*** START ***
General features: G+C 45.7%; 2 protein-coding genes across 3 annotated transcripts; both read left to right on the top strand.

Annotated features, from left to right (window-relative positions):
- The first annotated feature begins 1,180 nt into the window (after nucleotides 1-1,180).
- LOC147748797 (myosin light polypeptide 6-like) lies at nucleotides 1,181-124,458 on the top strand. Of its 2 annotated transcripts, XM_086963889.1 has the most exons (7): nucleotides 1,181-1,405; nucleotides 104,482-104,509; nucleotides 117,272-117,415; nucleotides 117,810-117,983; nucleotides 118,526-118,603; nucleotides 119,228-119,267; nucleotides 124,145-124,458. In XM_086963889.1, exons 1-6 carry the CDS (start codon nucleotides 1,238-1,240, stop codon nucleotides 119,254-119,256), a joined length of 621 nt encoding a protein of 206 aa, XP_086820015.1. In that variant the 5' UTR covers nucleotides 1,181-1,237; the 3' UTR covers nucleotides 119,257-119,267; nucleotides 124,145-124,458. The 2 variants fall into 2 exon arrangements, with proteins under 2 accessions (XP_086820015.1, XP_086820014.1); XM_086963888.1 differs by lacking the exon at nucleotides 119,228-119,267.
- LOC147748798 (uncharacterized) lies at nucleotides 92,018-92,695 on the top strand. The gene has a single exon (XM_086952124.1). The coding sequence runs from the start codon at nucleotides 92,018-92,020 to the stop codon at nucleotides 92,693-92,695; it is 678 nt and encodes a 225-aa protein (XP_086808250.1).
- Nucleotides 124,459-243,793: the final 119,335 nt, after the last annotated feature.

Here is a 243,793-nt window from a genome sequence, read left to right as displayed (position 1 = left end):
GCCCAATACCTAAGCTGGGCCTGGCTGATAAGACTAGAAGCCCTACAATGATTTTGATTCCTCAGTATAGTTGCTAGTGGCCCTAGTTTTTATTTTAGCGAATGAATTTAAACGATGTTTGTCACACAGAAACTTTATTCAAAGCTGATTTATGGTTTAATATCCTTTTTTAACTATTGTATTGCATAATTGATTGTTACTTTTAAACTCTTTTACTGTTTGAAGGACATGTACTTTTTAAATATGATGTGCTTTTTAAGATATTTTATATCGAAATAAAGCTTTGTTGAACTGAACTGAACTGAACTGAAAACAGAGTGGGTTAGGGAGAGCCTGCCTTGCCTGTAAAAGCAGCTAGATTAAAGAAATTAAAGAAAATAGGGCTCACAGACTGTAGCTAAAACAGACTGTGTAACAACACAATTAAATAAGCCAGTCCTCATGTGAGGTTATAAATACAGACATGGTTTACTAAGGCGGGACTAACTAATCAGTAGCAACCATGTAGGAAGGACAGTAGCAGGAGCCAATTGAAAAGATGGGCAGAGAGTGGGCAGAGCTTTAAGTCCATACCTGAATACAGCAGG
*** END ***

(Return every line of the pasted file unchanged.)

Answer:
General features: G+C 45.7%; 2 protein-coding genes across 3 annotated transcripts; both read left to right on the top strand.

Annotated features, from left to right (window-relative positions):
- The first annotated feature begins 1,180 nt into the window (after nucleotides 1-1,180).
- LOC147748797 (myosin light polypeptide 6-like) lies at nucleotides 1,181-124,458 on the top strand. Of its 2 annotated transcripts, XM_086963889.1 has the most exons (7): nucleotides 1,181-1,405; nucleotides 104,482-104,509; nucleotides 117,272-117,415; nucleotides 117,810-117,983; nucleotides 118,526-118,603; nucleotides 119,228-119,267; nucleotides 124,145-124,458. In XM_086963889.1, exons 1-6 carry the CDS (start codon nucleotides 1,238-1,240, stop codon nucleotides 119,254-119,256), a joined length of 621 nt encoding a protein of 206 aa, XP_086820015.1. In that variant the 5' UTR covers nucleotides 1,181-1,237; the 3' UTR covers nucleotides 119,257-119,267; nucleotides 124,145-124,458. The 2 variants fall into 2 exon arrangements, with proteins under 2 accessions (XP_086820015.1, XP_086820014.1); XM_086963888.1 differs by lacking the exon at nucleotides 119,228-119,267.
- LOC147748798 (uncharacterized) lies at nucleotides 92,018-92,695 on the top strand. The gene has a single exon (XM_086952124.1). The coding sequence runs from the start codon at nucleotides 92,018-92,020 to the stop codon at nucleotides 92,693-92,695; it is 678 nt and encodes a 225-aa protein (XP_086808250.1).
- Nucleotides 124,459-243,793: the final 119,335 nt, after the last annotated feature.

Here is a 243,793-nt window from a genome sequence, read left to right as displayed (position 1 = left end):
GCCCAATACCTAAGCTGGGCCTGGCTGATAAGACTAGAAGCCCTACAATGATTTTGATTCCTCAGTATAGTTGCTAGTGGCCCTAGTTTTTATTTTAGCGAATGAATTTAAACGATGTTTGTCACACAGAAACTTTATTCAAAGCTGATTTATGGTTTAATATCCTTTTTTAACTATTGTATTGCATAATTGATTGTTACTTTTAAACTCTTTTACTGTTTGAAGGACATGTACTTTTTAAATATGATGTGCTTTTTAAGATATTTTATATCGAAATAAAGCTTTGTTGAACTGAACTGAACTGAACTGAAAACAGAGTGGGTTAGGGAGAGCCTGCCTTGCCTGTAAAAGCAGCTAGATTAAAGAAATTAAAGAAAATAGGGCTCACAGACTGTAGCTAAAACAGACTGTGTAACAACACAATTAAATAAGCCAGTCCTCATGTGAGGTTATAAATACAGACATGGTTTACTAAGGCGGGACTAACTAATCAGTAGCAACCATGTAGGAAGGACAGTAGCAGGAGCCAATTGAAAAGATGGGCAGAGAGTGGGCAGAGCTTTAAGTCCATACCTGAATACAGCAGG